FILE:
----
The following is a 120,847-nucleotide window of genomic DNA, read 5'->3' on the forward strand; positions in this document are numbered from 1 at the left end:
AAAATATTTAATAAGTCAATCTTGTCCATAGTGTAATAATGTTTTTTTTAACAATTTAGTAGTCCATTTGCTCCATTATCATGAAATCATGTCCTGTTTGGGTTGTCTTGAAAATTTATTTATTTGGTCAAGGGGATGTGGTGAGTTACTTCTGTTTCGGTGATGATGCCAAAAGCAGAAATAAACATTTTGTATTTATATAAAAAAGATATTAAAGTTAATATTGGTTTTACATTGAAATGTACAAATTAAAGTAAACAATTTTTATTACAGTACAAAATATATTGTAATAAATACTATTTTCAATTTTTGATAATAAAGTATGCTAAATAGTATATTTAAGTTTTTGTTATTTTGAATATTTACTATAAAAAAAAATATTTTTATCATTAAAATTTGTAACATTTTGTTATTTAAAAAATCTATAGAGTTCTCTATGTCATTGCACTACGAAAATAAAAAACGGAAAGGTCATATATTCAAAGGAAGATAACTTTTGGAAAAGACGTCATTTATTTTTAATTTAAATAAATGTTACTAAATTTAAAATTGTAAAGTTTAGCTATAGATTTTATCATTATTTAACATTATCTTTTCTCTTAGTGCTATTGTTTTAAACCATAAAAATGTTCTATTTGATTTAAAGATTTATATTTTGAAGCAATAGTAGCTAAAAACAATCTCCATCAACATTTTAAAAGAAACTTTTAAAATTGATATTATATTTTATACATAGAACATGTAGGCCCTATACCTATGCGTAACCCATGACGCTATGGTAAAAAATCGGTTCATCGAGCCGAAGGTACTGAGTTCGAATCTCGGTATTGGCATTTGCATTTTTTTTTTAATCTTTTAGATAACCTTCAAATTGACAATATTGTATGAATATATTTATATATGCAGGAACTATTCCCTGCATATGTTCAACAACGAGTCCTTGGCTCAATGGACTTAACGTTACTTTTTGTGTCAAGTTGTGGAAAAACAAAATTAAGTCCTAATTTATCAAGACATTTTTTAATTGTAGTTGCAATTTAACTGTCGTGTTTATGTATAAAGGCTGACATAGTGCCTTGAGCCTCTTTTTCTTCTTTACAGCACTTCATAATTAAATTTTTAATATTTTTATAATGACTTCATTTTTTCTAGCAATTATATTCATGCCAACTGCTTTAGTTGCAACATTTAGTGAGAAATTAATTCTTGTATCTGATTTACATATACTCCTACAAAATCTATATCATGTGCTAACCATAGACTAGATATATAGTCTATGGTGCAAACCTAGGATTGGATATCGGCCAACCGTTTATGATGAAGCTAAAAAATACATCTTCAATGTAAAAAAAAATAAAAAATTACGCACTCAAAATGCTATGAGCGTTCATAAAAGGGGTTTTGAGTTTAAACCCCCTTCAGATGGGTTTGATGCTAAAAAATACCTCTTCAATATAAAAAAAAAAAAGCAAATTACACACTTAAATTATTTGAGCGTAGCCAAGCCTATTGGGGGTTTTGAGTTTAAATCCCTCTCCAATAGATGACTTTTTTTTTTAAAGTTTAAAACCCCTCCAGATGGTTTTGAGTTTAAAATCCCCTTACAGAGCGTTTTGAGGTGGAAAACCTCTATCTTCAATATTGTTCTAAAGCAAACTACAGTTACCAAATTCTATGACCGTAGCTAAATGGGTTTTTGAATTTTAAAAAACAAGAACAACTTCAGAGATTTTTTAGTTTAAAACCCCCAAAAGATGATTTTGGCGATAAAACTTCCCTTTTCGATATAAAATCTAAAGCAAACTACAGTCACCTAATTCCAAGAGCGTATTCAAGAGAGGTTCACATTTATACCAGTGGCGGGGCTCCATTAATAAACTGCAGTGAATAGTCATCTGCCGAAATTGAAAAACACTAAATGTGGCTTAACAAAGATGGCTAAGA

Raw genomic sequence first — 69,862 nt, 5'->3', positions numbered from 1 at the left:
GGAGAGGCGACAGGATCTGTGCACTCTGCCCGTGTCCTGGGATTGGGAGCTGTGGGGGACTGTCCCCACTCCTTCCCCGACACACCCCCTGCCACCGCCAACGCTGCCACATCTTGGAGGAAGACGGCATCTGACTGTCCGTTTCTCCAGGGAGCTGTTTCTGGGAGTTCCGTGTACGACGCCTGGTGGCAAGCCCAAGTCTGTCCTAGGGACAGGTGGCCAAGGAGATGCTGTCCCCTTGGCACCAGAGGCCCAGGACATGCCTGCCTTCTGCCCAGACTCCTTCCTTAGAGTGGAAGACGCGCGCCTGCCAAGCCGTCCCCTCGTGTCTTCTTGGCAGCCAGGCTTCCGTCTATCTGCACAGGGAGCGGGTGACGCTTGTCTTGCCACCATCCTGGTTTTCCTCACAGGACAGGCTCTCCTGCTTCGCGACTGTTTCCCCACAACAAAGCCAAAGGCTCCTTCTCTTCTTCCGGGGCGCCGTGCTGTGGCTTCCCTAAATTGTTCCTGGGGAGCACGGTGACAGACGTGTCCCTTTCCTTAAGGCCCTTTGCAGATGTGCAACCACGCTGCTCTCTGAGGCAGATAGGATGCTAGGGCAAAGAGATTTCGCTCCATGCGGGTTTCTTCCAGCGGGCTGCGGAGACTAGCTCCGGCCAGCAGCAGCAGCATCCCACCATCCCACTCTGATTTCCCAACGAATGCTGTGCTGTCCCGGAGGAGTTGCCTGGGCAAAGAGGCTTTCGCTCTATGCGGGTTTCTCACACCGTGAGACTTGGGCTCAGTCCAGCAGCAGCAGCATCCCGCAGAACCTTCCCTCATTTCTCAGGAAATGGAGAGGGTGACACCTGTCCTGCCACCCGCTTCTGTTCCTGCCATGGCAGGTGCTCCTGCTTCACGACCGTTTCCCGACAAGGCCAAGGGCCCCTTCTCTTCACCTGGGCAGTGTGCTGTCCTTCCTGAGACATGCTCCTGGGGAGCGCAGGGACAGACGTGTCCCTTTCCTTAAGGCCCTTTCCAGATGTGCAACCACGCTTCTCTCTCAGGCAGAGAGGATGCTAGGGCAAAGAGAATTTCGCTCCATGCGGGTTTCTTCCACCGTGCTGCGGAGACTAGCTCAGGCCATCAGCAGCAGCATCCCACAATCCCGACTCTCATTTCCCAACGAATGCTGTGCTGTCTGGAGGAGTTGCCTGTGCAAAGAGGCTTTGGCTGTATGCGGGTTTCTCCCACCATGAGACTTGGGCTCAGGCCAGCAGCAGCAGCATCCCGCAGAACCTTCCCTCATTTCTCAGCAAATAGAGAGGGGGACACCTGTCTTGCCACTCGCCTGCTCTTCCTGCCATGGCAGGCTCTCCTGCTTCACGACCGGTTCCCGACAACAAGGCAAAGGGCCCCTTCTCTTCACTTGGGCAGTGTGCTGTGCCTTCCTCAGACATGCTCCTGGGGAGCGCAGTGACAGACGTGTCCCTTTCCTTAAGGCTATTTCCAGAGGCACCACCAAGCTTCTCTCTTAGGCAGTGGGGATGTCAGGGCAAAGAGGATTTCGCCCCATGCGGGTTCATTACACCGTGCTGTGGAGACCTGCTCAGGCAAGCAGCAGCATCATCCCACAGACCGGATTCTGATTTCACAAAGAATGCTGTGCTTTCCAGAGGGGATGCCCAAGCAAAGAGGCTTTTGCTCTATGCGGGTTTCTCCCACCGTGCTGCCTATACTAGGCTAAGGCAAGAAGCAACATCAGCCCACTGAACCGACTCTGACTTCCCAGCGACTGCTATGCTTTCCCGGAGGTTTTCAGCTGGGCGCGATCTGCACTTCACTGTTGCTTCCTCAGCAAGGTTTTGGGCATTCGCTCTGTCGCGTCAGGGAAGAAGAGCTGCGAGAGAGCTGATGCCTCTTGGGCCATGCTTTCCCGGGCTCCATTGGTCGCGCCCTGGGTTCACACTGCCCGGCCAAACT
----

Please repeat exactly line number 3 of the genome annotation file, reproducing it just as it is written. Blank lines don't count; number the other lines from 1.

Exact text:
Raw genomic sequence first — 69,862 nt, 5'->3', positions numbered from 1 at the left: